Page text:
According to attorney General Jeff and Roman sessions, it will help in the fight against rising crime
The US President Donald trump on Monday eased restrictions on species taken from warehouses of military equipment that the Ministry of defence can be sent out to local police departments across the country. The move is aimed to curb the wave of crime violence in the United States.
As reported by the Prosecutor General at a meeting of police in Nashville, Tennessee, trump wants to ensure that the officers “were life-saving equipment necessary to perform the work, and to make clear that we will not tolerate criminal activity, violence and lawlessness became the norm.”
Trump’s decision removes a number of restrictions imposed by his predecessor Barack Obama. The practice of distributing decommissioned military equipment between police departments have existed since 1990.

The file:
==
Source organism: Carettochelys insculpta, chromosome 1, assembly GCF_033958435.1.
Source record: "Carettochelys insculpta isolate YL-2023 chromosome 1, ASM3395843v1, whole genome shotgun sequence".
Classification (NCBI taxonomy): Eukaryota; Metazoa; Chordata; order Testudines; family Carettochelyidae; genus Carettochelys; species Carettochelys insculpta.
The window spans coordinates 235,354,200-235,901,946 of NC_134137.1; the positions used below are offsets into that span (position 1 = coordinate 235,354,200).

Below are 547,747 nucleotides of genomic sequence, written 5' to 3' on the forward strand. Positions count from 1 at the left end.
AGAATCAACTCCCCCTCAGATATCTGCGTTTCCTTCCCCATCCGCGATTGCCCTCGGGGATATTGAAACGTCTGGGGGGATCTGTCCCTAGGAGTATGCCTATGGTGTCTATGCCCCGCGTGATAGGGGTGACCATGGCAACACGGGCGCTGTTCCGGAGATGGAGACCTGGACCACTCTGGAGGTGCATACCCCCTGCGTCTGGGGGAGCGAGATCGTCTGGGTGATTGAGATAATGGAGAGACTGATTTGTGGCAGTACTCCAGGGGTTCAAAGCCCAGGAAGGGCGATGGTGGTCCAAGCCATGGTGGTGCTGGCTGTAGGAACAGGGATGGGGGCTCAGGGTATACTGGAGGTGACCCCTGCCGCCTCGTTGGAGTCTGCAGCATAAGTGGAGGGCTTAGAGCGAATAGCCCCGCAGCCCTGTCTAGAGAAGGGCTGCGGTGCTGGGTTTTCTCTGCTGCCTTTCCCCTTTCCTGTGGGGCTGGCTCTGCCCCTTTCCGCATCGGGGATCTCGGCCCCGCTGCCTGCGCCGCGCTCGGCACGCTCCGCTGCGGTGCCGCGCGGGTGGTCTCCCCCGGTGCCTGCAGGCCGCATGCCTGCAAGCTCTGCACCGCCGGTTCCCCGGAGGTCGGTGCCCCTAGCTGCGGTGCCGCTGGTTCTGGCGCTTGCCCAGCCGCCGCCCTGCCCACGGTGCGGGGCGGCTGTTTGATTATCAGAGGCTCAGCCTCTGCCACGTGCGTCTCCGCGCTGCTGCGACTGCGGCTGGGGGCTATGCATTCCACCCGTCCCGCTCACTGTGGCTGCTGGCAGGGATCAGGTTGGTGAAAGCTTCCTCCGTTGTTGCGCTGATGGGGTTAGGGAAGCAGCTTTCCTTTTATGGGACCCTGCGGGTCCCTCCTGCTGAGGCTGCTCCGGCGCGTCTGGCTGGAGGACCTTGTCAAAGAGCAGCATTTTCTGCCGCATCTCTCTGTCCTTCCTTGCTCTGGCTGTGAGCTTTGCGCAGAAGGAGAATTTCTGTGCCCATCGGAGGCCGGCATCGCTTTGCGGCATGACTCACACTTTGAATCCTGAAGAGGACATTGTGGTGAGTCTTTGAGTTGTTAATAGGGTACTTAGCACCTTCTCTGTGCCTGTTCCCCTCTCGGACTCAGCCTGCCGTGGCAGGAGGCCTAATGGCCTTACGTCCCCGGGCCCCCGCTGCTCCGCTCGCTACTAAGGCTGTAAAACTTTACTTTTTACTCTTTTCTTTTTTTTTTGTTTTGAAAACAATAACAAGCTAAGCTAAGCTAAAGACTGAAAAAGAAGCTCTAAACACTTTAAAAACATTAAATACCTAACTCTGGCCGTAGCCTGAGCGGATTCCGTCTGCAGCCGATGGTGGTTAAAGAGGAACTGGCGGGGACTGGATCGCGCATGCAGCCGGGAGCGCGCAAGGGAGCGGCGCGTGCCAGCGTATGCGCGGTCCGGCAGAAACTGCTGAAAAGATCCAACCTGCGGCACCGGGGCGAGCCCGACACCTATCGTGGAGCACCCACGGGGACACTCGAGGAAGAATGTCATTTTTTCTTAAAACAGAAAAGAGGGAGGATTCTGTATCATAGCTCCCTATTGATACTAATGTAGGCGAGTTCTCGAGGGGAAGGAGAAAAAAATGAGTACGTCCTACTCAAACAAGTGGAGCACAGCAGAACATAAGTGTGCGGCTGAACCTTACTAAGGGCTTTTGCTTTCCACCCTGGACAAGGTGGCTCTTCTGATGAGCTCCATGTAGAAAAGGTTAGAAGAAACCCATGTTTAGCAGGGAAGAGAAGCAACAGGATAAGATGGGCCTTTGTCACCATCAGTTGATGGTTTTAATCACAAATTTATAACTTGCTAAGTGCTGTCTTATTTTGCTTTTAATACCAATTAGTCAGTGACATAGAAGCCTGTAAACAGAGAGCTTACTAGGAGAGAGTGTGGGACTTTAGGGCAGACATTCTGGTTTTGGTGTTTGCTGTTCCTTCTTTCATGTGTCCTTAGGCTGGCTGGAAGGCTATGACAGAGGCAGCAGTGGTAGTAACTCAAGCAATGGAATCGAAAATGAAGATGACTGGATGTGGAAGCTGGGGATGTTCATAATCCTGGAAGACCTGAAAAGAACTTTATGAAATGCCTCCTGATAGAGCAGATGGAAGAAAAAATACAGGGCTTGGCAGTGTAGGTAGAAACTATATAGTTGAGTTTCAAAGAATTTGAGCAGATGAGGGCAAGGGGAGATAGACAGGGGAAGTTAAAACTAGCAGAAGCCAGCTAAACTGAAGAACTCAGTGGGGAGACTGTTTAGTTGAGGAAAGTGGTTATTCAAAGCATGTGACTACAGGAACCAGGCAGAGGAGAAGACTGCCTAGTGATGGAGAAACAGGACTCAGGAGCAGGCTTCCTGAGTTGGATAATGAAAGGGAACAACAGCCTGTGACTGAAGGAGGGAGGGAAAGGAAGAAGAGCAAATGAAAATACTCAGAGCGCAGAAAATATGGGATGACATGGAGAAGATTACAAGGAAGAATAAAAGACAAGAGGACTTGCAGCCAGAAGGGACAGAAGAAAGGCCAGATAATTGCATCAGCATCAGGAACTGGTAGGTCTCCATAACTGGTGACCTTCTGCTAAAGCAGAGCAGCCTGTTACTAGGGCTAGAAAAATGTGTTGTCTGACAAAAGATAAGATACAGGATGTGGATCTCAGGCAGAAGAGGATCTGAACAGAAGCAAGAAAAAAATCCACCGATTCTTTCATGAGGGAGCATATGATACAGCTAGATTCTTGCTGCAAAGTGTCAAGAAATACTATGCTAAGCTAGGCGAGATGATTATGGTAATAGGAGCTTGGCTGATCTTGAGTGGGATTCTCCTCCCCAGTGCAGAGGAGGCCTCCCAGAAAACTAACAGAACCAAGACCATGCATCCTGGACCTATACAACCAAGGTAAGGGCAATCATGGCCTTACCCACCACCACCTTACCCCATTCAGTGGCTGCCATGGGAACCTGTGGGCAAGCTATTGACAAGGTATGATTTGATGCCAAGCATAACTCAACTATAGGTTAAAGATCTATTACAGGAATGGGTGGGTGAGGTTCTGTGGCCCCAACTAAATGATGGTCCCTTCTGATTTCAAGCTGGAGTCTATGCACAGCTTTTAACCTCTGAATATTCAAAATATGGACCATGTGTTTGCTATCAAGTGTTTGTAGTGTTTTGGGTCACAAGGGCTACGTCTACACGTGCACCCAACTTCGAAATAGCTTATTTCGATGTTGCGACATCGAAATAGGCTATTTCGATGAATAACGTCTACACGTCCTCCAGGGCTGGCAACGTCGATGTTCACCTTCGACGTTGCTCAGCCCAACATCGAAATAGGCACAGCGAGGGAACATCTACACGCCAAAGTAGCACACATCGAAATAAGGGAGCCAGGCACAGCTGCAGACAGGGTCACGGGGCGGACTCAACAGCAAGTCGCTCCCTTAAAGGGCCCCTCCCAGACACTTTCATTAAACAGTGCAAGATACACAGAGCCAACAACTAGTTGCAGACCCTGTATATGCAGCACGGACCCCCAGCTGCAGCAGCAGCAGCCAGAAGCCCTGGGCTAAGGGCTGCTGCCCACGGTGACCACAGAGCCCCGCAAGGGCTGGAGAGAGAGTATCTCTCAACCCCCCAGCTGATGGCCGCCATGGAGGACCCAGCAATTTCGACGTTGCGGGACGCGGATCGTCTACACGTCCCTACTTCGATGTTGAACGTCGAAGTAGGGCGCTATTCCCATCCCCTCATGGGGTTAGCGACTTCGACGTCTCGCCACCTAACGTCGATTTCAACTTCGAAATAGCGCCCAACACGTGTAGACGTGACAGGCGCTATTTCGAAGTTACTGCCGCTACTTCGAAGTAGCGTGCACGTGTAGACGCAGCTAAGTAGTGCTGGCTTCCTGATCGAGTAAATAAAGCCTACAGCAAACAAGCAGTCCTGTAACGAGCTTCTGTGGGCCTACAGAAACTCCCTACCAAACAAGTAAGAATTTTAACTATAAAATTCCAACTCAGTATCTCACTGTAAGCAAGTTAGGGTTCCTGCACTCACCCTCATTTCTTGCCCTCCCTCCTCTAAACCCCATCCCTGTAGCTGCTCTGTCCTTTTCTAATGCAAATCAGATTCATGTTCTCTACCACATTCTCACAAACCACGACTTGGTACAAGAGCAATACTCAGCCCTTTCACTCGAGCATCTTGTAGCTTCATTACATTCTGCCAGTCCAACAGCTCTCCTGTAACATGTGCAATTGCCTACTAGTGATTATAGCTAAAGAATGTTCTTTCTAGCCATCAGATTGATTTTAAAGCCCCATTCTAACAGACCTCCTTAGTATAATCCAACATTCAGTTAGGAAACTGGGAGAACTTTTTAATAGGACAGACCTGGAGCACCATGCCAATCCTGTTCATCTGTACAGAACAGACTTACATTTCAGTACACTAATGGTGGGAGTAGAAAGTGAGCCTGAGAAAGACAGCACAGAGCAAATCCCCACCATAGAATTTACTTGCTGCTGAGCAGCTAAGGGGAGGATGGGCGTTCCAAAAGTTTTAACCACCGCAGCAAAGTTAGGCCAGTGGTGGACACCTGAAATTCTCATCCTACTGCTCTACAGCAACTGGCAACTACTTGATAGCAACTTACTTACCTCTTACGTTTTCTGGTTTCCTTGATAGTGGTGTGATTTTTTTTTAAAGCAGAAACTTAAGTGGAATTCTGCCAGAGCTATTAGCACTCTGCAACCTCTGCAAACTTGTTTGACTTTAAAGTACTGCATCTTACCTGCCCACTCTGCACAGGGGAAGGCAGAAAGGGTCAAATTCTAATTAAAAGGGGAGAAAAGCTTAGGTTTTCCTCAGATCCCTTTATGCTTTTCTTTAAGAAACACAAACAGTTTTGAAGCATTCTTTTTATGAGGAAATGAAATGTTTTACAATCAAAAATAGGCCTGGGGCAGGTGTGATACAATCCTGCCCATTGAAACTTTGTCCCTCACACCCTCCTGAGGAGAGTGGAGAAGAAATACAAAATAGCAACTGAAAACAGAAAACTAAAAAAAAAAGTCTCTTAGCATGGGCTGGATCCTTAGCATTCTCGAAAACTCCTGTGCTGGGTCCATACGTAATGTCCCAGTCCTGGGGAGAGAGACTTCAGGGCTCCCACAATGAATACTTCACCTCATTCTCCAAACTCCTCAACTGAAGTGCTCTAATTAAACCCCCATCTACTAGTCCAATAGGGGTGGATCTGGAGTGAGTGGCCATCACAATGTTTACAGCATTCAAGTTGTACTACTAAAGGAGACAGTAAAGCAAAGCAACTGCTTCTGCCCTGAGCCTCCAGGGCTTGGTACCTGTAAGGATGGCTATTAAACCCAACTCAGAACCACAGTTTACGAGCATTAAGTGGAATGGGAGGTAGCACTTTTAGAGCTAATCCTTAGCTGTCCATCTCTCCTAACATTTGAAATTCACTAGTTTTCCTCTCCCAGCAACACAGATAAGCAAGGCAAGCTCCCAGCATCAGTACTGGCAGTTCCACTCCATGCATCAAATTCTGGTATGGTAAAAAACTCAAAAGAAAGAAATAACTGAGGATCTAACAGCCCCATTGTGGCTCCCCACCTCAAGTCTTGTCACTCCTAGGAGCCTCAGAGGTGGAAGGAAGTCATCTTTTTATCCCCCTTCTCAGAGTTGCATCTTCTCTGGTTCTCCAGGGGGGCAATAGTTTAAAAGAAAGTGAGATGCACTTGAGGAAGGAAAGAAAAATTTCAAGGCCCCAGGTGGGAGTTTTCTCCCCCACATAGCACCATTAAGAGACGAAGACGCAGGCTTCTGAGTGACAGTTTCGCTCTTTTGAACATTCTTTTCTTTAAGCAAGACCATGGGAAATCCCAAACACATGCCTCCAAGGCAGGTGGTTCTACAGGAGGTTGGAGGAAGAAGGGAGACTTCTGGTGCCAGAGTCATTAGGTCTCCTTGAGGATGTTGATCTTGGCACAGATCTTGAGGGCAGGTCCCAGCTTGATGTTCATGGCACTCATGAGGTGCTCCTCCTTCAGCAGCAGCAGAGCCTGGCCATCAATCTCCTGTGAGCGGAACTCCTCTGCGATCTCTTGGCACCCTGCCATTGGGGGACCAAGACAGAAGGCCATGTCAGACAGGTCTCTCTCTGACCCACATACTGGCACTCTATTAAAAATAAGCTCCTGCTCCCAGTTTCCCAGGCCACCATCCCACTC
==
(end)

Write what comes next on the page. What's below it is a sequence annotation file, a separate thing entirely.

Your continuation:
The Obama administration came to the conclusion that the use of military-style equipment, including armored vehicles, bayonets and grenade launchers, has only exacerbated the situation during the riots in Ferguson, Missouri, in 2014. The protests in Ferguson started because of the death of a black teenager, shot dead a policeman.
However, sessions told law enforcement officers: “We will not allow unnecessary equipment was idle wonder, when you can use it”.
According to him, the decree trump will remove the “previous administration introduced restrictions that do not allow your organs to equipment under Federal programs, including equipment that could save lives. Gear that makes your job safer, including flak jackets from a fabric, Kevlar, helmets, safety equipment-type that is now used in Texas”, where assist residents affected by the floods.
Sessions added that providing decommissioned equipment to police departments is needed to curb the surge in crimes involving violence.
“The number of crimes involving violence has increased significantly, he said. The number of murders in the country in 2015 has increased by almost 11 percent. This is the most impressive figure since 1968. The number of violent deaths per capita rose in 27 of 35 major cities, in some very sharply. In my opinion, there is something very disturbing. It’s not just a coincidence, and we should strive to change this trend before it gets out of control, as happened in the 1960-ies and 70-ies”.